Masks, boosters, self-isolation aren't behind us yet

These days fewer people are wearing masks and life is largely back to normal in Ottawa but the pandemic hasn't ended, said Ottawa's medical officer of health on Tuesday.  (Brian Morris/CBC - image credit)
These days fewer people are wearing masks and life is largely back to normal in Ottawa but the pandemic hasn't ended, said Ottawa's medical officer of health on Tuesday. (Brian Morris/CBC - image credit)

Take a ride on the O-Train or head to the mall and Ottawa feels much like it did before 2020 — entire faces are visible, coughs and sneezes are ignored, coffee shops no longer balk at reusable mugs.

Nearly four weeks after the World Health Organization declared the emergency phase of the pandemic over, and just over three years since the pandemic began, SARS-CoV-2 has faded from headlines and even from small talk.

But Dr. Vera Etches, Ottawa's medical officer of health — the woman who led the city's public health response since the first lockdown in 2020 — isn't ready to declare the pandemic over yet.

"COVID-19 has not disappeared. It is still with us," Etches said in an interview with the CBC's Omar Dabaghi-Pacheco Tuesday. "We're in a more stable situation where we're not seeing the same serious outcomes."

Etches referred to this phase as "a better place."

Ottawa's current wastewater signal is fairly flat, hospitalizations are down and the number of people who have died from COVID-19 this month is the lowest it's been since last June. Ten people have died in the city so far this month.

Raywat Deonandan, an epidemiologist and associate professor at the University of Ottawa, thinks COVID-19 may be entering a "hyper endemic phase."

Better for most, but not all.

"It's more like the flood waters are always at our knees," Deonandan said Monday. "We're at a point where we expect a large number of cases pretty much all the time."

Dr. Fahad Razak, a professor of epidemiology at the University of Toronto and an internist at St. Michael's Hospital, calls this moment in the pandemic as the "adaptive phase" as opposed to the "responsive phase."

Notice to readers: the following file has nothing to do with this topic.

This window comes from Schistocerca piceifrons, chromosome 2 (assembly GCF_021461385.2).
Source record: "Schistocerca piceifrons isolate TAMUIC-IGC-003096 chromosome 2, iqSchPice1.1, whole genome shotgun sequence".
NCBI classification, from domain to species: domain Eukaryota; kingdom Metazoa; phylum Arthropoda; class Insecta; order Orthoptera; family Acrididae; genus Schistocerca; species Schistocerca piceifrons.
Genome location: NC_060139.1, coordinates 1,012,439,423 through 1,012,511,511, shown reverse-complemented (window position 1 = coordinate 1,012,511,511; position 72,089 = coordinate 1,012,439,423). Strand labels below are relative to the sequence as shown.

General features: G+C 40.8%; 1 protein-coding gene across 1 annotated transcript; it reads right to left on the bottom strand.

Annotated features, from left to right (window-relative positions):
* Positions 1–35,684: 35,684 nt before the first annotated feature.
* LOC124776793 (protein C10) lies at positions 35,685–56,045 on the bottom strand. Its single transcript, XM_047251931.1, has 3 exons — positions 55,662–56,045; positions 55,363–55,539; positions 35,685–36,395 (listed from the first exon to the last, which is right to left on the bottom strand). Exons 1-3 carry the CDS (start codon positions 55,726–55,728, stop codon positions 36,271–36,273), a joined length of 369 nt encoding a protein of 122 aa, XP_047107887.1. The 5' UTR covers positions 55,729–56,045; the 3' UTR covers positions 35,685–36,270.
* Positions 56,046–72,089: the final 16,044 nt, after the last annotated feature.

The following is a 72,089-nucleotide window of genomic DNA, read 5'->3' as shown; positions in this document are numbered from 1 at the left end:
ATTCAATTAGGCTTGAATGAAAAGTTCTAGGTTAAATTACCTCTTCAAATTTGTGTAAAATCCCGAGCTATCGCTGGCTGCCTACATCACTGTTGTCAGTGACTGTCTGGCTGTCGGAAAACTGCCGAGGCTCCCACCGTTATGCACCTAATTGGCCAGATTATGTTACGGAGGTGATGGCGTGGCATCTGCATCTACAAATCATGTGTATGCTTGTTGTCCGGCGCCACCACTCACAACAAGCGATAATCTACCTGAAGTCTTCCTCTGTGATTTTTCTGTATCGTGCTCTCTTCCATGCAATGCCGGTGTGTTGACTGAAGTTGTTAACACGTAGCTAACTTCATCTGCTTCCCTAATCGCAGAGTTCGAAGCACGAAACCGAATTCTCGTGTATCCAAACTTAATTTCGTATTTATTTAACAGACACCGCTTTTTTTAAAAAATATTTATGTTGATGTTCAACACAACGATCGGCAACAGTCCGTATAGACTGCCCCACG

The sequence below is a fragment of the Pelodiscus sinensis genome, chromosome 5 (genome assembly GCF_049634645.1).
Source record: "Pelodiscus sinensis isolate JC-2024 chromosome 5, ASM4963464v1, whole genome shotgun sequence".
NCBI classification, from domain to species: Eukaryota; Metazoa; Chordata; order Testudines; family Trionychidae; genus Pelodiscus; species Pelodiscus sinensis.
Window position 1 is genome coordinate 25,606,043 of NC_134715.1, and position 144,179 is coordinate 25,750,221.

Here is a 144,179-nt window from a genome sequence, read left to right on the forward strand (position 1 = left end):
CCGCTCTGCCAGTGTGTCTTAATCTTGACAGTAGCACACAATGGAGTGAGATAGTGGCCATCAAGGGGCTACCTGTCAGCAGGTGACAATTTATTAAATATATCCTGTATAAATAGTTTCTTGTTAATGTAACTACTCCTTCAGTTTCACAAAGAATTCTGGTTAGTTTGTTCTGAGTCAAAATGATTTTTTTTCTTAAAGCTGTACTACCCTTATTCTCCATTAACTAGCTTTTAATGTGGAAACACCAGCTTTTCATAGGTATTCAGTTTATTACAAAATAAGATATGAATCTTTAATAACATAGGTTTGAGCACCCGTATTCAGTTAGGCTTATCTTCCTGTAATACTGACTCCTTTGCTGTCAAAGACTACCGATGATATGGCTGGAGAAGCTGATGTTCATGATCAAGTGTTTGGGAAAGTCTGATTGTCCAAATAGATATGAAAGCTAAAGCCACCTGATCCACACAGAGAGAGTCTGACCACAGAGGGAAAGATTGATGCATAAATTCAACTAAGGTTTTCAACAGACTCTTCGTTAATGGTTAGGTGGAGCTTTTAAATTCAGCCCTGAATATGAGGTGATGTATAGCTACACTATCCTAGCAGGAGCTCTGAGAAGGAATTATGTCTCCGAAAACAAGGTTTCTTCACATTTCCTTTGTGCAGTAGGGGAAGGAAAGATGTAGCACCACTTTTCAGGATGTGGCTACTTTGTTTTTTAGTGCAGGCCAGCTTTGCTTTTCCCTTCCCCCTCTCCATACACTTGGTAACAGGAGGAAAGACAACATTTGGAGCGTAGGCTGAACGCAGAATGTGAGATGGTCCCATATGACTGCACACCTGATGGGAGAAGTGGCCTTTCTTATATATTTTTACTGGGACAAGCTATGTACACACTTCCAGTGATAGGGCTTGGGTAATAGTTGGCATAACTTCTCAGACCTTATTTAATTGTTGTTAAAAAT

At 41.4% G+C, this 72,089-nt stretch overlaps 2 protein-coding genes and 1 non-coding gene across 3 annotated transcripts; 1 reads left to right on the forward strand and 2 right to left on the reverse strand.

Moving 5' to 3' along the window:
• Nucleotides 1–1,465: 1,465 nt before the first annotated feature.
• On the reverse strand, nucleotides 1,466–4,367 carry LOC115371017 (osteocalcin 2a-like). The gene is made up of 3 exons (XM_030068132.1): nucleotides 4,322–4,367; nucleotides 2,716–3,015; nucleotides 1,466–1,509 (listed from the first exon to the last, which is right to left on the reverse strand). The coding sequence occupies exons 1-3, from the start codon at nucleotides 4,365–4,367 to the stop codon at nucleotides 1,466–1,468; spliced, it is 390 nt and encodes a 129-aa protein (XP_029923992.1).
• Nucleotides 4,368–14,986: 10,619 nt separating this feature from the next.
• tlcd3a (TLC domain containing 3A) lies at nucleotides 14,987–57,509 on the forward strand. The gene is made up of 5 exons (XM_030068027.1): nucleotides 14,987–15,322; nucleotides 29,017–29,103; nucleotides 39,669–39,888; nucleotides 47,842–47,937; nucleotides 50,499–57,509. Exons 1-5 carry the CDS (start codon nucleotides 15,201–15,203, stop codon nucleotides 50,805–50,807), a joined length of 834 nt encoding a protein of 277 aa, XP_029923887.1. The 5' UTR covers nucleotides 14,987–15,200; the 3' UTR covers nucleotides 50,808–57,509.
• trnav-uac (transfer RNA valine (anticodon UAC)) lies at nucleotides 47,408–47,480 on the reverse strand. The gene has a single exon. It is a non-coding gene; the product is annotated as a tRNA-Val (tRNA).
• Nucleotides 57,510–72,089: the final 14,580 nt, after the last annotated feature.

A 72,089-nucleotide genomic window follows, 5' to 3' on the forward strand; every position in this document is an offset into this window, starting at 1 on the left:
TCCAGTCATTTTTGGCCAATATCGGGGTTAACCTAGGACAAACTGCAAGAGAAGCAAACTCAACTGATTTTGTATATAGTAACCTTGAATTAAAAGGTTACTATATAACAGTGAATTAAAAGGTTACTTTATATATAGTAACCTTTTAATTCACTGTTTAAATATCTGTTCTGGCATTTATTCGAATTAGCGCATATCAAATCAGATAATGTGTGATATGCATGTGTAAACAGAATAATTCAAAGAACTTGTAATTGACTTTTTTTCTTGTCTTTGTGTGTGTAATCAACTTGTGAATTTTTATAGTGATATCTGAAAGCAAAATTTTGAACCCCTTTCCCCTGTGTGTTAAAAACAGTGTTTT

The flood waters are always at our knees. - Raywat Deonandan, Epidemiologist 

"I think we are certainly in a transition toward what could be an endemic virus," said Razak, who also served as the scientific director of the Ontario COVID-19 Science Advisory Table before it was disbanded in the fall of 2022.

Unlike other endemic illnesses like measles or tuberculosis, given the scale and spread of COVID-19, Razak thinks a better analogy might be heart disease. COVID-19 risks will have to be managed in the decades to come like high blood pressure.

There's no excuse for governments to be caught "flat footed," he said, in the fall or winter months next year by a surge of COVID, for example, when we know relatively brief periods of masking can blunt its spread.

"That kind of decision making I think would be the adaptive response that I'd like to see," Razak said.

To predict behaviour of future variants, Razak also thinks Ontario should resume COVID-19 modelling so public health agencies have time to prepare for a potential bad wave.

Focus on those at risk

Given the virus continues to swirl, Deonandan and Razak each said they want to see more of a focus from public health officials on protecting those who continue to become very ill.

"The immunocompromised, the disabled, the elderly, they are now encumbered with navigating this crisis on their own, which is unfortunate," said Deonandan.

"It's the opposite of what public health is meant to be, it's meant to be a community effort to keep everybody safe,"

Deonandan is calling for continued messages about staying home when sick and mask-wearing in crowded spaces. Razak wants to see public health officials emphasize the importance of boosters for high-risk people.

Trevor Pritchard/CBC
Trevor Pritchard/CBC

According to the latest available data from Public Health Ontario, fewer than half of those in the province between the ages of 60 and 69 have received their second booster (fourth dose), while 65 per cent of people in their 70s and 70 per cent of people over 80 have received their second booster.

"That's the kind of disconnect that's really important to realize," said Razak.

Ontario recommends high-risk people receive a booster shot if it's been six months since their last dose or last confirmed case of COVID-19. At-risk adults should also consider getting tested if they believe they have COVID-19 so they can access treatment.

Etches agrees the messaging from public health has shifted to an approach that focuses more on individual responsibility, but she said that reflects the need to give people a chance to resume normal life and the improved outcomes.

"Part of public health's role is to explain what the current context is to help people make informed decisions," she said.

Still, it might be a good idea to hold onto masks for a while longer.

While the summer looks like it should offer a few months of COVID-19 stability, Etches expects masks will be needed again during the next cold and flu season. She also said Ottawa Public Health has no plans to end its COVID-19 surveillance program.